Zhang's speech shows growing impatience with a defiant Hong Kong

PUBLISHED : Monday, 28 September, 2015, 12:01am
UPDATED : Monday, 28 September, 2015, 12:01am

The comments by Zhang Xiaoming , head of the central government's liaison office, about Hong Kong's governance have proved controversial.

Many people clearly feel that Hong Kong's liberal values are threatened and that there will be a further erosion of judicial independence and the rule of law. Government officials in the SAR continue to ward off these contentious accusations, and some lawmakers say Zhang's speech is a reiteration of the Basic Law, that the separation of powers remains in force with checks and balances between the three branches.

The city's judicial independence will not simply vanish overnight. Any attempt to do this would lead to an international outcry and mass demonstrations here. What is important is to look at the underlying meaning of Zhang's speech and the reasons for it. In effect, the central government is sending us signals on three topics.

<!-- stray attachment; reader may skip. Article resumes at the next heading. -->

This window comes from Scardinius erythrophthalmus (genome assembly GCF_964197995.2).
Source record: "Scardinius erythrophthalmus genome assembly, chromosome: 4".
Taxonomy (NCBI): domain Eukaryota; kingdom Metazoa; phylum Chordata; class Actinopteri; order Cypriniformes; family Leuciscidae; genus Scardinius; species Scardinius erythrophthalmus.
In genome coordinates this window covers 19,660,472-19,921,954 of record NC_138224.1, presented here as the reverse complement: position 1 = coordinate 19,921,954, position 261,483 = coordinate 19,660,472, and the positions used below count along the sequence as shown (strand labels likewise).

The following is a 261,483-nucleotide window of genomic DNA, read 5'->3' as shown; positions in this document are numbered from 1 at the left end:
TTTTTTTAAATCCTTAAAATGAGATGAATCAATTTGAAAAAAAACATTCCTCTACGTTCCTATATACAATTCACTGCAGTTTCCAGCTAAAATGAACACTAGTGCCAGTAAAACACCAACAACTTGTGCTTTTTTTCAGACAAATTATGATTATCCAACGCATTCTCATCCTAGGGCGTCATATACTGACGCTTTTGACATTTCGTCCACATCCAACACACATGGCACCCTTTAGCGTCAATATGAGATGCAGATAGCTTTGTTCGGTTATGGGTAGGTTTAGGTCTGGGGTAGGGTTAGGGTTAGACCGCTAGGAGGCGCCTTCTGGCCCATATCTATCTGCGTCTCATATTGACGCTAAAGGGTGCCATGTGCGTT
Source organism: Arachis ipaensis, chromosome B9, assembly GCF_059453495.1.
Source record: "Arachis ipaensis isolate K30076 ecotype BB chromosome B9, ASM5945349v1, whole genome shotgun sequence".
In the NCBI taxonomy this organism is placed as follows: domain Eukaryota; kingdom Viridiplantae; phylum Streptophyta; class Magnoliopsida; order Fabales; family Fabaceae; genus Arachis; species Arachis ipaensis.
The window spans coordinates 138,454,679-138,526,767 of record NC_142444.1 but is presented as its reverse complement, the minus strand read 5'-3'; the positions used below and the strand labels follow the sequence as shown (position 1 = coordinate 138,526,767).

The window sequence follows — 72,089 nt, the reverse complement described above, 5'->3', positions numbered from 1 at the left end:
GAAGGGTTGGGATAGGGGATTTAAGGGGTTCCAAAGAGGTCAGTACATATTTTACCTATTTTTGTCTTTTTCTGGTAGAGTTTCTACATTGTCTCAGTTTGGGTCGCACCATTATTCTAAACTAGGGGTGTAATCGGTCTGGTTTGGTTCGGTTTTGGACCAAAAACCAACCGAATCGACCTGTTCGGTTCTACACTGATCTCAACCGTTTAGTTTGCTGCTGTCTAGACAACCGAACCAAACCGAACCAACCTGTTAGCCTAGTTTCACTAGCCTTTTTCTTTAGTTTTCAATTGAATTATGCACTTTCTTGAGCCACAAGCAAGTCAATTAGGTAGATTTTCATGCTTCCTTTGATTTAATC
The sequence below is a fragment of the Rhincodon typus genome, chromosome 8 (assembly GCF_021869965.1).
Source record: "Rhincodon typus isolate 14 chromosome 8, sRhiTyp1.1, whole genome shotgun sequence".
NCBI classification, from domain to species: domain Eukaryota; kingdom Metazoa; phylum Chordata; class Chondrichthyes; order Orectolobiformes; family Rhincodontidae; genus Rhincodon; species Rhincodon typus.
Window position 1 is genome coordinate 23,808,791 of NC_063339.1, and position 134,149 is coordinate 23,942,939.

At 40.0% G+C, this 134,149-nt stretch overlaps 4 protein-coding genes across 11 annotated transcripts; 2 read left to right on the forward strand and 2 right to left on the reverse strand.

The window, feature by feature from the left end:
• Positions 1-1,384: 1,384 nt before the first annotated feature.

First, Beijing's leaders are concerned about an increasingly defiant Hong Kong, for example, last year's Occupy Central protests. Zhang's speech is reminding us that the central government has ultimate jurisdiction over the SAR. It is a way of telling Hongkongers who is boss.

Second, the speech sends a strong message, calling for an end to the efforts being made to hinder the work of the SAR administration through endless filibustering and judicial reviews.

By highlighting the SAR's executive-led system, it is urging lawmakers and judges to stop compromising the administrative efficiency of the government by over-exercising their rights regarding checks and balances.

Third, by describing the chief executive as the core of the executive and having a special legal position that transcends the three branches, China's leaders are saying Leung Chun-ying has their full support.

I do not see Zhang's speech as a surprise attack, but in line with a series of moves by Beijing.

Looked at in conjunction with the white paper on Hong Kong and the proposals announced on August 31 last year on the election of chief executive in 2017, I see a gradual hardening of the stance of Beijing and its reluctance to make concessions. It is becoming increasingly active in the internal affairs of the SAR.

When looking at Zhang's speech, we should not overreact. But we should be aware, when it comes to "one country, two systems", that there is an element of impatience on the part of Beijing regarding the 50-year lifespan of the "two systems".

Toby Yeung, Sha Tin